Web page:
Certain general observations are pertinent to a zoning case. The judge made them. We make them, but need not state them at length. Every presumption is to be indulged in favor of a by-law, and its enforcement will not be refused unless it is shown beyond a reasonable doubt that it conflicts with some constitutional provision or the enabling statute. Where the reasonableness of a zoning by-law is fairly debatable, the judgment of the local legislative body upon which rested the duty and the responsibility for its enactment must be upheld. Simon v. Needham, 311 Mass. 560 , 564. Foster v. Mayor of Beverly, 315 Mass. 567 , 572. Caires v. Building Commr. of Hingham, 323 Mass. 589 , 594-595. 122 Main St. Corp. v. Brockton, 323 Mass. 646 , 649. Lamarre v. Commissioner of Pub. Works of Fall River, 324 Mass. 542 , 545. Concord v. Attorney Gen. 336 Mass. 17 , 25-26. Schertzer v. Somerville, 345 Mass. 747 , 751.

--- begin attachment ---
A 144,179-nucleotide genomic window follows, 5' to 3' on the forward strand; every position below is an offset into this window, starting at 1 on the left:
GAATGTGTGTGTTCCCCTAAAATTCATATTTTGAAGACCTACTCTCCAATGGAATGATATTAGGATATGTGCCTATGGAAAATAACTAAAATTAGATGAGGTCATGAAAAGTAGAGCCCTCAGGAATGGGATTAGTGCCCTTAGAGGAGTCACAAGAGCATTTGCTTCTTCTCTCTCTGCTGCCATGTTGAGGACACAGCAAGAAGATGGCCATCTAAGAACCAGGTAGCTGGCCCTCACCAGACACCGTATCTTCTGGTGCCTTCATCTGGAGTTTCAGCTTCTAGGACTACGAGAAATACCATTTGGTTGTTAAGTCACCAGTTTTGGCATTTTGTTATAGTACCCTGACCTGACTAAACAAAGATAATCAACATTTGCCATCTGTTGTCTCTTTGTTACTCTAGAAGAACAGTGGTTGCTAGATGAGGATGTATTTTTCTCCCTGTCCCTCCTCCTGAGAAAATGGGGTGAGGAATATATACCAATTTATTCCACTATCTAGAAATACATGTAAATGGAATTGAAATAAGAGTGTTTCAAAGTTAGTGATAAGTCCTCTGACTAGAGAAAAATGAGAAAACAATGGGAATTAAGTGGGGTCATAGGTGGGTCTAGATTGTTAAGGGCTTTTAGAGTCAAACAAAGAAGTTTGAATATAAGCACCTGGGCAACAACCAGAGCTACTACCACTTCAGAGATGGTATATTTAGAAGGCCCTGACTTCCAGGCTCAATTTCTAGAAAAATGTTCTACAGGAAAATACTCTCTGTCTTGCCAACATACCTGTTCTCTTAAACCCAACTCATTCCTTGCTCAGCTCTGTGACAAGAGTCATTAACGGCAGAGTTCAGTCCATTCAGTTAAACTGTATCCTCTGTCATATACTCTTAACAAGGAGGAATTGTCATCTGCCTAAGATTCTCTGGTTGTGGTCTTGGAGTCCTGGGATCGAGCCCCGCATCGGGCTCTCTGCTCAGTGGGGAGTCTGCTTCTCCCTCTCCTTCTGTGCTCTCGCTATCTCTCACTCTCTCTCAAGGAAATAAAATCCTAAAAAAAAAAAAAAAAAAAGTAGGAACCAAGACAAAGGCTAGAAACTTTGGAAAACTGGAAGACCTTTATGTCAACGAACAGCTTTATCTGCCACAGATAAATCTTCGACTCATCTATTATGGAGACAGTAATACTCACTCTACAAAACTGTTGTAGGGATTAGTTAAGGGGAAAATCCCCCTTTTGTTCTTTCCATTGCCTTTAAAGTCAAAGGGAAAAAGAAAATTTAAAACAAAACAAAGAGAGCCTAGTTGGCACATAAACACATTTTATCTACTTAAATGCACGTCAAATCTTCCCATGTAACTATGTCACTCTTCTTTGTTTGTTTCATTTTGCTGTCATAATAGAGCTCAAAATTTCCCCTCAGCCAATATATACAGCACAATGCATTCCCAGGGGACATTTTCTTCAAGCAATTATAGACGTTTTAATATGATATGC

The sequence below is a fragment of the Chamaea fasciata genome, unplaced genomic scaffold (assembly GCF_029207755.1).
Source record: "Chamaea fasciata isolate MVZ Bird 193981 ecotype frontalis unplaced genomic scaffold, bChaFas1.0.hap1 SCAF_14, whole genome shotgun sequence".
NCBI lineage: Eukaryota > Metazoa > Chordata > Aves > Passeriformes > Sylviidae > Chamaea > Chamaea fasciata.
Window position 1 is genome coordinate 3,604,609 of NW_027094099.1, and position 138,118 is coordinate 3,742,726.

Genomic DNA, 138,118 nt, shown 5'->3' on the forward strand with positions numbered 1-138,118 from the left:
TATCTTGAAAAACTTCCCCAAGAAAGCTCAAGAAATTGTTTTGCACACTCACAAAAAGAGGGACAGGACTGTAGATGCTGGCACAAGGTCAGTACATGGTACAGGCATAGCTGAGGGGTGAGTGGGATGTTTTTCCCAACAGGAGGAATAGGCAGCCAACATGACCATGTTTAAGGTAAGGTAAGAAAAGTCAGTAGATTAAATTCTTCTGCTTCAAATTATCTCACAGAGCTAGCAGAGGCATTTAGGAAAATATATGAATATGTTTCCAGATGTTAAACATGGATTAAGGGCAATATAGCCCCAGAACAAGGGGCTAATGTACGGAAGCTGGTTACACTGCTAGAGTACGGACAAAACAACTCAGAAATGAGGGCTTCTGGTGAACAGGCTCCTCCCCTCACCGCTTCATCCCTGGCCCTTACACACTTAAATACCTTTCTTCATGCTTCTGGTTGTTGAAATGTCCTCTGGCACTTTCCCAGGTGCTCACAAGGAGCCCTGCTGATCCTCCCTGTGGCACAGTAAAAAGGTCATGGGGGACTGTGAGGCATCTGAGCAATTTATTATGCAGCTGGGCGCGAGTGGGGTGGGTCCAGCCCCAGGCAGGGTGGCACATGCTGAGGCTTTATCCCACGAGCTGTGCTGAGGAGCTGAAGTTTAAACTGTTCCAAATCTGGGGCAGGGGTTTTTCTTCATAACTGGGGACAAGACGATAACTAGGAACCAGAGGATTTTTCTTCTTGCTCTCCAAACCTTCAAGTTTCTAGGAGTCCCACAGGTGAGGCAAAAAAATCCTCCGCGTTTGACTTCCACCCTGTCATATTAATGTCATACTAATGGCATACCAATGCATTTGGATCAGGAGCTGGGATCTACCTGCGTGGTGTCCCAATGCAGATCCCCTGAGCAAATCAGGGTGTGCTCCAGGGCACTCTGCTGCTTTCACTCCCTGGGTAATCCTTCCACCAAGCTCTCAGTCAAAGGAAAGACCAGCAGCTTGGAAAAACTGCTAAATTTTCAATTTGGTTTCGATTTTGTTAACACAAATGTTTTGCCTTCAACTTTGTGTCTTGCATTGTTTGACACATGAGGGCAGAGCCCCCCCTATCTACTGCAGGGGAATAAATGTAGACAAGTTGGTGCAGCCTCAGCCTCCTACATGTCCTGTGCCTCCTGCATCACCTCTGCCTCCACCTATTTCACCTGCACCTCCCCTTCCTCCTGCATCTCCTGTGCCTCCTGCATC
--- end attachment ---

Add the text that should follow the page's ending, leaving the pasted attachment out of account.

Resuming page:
In Simon v. Needham, 311 Mass. 560 , a zoning by-law was upheld which required that building lots in a single residence district be of at least one acre. It was there said: "A city or town is expressly empowered to adopt zoning ordinances or by-laws `For the purpose of promoting the health, safety, convenience, morals or welfare of its inhabitants' and to `regulate . . . the size and width of lots'" [Note p602-1] (p. 562). "The establishment of a neighborhood of homes in such a way as to avoid congestion in the streets, to secure safety from fire and other dangers, to prevent overcrowding of land, to obtain adequate light, air and sunshine, and to enable it to be furnished with transportation, water, light, sewer and other public necessities, which when established would tend to improve and beautify the town and would harmonize with the natural characteristics of the locality, could be materially facilitated by a regulation that prescribed a reasonable minimum area for house lots. The area was to be determined not only in the light of present